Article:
Growth or a safety net? Thinking at the margin, an increasing number of European policy makers are debating a change.
The result is a classic economic dilemma. Unemployment and medical insurance, pensions, licensing protections, and job guarantees can each tug GDP downward if they are government mandated. Between 2000 and 2007, eurozone economic growth averaged a sluggish 1.7%. By contrast, though, millions of individuals lead better lives because of government support. Thinking at the margin, the tradeoff is more growth or a bigger safety net. Because of scarcity, we cannot have everything.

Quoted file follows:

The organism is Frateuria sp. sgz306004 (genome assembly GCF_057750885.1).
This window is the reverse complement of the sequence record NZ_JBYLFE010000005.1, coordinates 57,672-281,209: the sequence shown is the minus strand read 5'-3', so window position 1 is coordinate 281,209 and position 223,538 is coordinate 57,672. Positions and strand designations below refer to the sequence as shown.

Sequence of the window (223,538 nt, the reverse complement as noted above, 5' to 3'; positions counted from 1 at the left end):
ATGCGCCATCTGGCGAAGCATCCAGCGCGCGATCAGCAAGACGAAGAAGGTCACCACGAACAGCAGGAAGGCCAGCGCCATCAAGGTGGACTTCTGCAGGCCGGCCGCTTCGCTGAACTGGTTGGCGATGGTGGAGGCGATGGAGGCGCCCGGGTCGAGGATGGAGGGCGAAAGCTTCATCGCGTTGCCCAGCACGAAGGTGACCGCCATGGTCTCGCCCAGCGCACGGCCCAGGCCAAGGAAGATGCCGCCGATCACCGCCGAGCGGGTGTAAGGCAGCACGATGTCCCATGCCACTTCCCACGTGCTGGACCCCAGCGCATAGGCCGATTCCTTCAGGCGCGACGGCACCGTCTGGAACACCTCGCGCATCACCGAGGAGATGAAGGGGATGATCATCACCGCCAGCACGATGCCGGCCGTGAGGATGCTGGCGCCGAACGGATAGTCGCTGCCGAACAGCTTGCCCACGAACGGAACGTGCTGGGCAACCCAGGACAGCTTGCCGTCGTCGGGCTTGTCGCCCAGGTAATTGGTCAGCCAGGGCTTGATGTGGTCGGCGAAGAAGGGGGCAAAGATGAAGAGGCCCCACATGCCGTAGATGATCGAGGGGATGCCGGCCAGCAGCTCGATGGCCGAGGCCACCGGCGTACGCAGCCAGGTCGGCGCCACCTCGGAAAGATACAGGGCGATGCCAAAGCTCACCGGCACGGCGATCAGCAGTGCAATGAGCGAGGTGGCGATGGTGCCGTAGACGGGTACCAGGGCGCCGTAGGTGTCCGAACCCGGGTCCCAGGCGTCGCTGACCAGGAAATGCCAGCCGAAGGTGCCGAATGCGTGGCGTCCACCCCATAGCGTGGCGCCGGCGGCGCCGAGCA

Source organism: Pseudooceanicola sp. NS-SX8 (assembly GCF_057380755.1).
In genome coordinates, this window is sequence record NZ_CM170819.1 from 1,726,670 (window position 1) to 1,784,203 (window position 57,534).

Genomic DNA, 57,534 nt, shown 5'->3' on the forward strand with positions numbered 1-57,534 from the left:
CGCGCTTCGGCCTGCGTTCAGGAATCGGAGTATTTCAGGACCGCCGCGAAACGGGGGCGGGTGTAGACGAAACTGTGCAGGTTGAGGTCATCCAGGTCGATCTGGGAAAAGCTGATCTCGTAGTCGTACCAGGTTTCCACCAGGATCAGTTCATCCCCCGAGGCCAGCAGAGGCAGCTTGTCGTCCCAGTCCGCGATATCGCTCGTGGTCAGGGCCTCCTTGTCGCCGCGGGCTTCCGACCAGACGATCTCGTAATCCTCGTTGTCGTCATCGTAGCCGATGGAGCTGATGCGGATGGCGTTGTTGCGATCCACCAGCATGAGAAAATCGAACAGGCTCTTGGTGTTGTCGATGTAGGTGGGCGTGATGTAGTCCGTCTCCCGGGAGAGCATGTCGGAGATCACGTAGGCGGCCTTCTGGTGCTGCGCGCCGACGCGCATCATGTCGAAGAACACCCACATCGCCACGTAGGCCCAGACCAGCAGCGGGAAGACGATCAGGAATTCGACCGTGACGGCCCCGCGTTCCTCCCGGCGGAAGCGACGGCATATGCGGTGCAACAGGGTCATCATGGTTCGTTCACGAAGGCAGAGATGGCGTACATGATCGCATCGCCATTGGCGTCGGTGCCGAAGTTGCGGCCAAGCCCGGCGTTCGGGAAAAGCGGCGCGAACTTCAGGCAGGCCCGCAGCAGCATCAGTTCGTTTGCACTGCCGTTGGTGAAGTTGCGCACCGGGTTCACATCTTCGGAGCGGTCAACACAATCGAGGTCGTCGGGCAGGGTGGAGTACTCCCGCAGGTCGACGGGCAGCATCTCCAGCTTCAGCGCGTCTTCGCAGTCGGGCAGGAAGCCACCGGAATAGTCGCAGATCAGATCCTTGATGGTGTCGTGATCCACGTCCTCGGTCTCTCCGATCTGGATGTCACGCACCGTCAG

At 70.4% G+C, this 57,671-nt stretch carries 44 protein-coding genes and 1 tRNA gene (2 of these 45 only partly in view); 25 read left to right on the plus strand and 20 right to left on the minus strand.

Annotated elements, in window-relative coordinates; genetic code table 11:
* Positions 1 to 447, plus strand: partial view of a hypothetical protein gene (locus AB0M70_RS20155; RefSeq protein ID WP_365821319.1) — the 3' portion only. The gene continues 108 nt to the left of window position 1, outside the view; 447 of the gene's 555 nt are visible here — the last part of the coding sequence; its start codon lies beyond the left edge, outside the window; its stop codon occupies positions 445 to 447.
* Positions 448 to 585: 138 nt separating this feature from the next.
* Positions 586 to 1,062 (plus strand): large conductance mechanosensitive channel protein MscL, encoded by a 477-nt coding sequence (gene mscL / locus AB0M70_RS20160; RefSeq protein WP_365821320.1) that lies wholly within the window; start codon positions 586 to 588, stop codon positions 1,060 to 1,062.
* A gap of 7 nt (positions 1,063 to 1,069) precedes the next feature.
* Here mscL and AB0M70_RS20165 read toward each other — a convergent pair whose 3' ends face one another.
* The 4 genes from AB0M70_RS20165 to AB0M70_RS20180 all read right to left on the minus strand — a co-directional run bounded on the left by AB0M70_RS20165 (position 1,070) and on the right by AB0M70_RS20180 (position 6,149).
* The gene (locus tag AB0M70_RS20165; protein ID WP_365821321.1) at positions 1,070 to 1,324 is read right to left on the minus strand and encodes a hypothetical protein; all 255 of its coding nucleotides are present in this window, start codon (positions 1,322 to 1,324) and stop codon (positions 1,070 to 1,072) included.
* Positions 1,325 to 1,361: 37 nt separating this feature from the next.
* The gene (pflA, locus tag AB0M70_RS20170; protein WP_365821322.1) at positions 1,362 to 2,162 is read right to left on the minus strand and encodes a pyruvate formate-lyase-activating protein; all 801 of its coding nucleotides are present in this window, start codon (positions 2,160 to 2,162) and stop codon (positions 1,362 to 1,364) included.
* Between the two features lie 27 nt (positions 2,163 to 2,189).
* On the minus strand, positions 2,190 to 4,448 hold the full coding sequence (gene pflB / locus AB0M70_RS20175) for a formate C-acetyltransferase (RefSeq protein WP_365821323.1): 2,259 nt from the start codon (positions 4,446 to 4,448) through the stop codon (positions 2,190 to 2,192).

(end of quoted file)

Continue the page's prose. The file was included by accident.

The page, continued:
Greece’s fiscal problems are a consequence of enlarging the safety net. One Chinese official is quoted as saying the Greek fiscal crisis is only “the tip of the iceberg.” Implying that the choice has to be a smaller safety net, he believes that the spending problem extends far beyond Greece to the entire eurozone.
Interesting facts: According the OEDC, average number of actual working hours in 2008: US: 1792, Netherlands: 1389, France: 1542; But why is Greece 2120? Korea exceeds all and has the least vacation time.
The Economic Lesson
Economically speaking, the definition of scarcity is limited quantities. Because there are limited quantities of the factors of production (land, labor, capital), whenever we allocate resources for one good or service, we have less to use elsewhere. The only remedy is economic growth.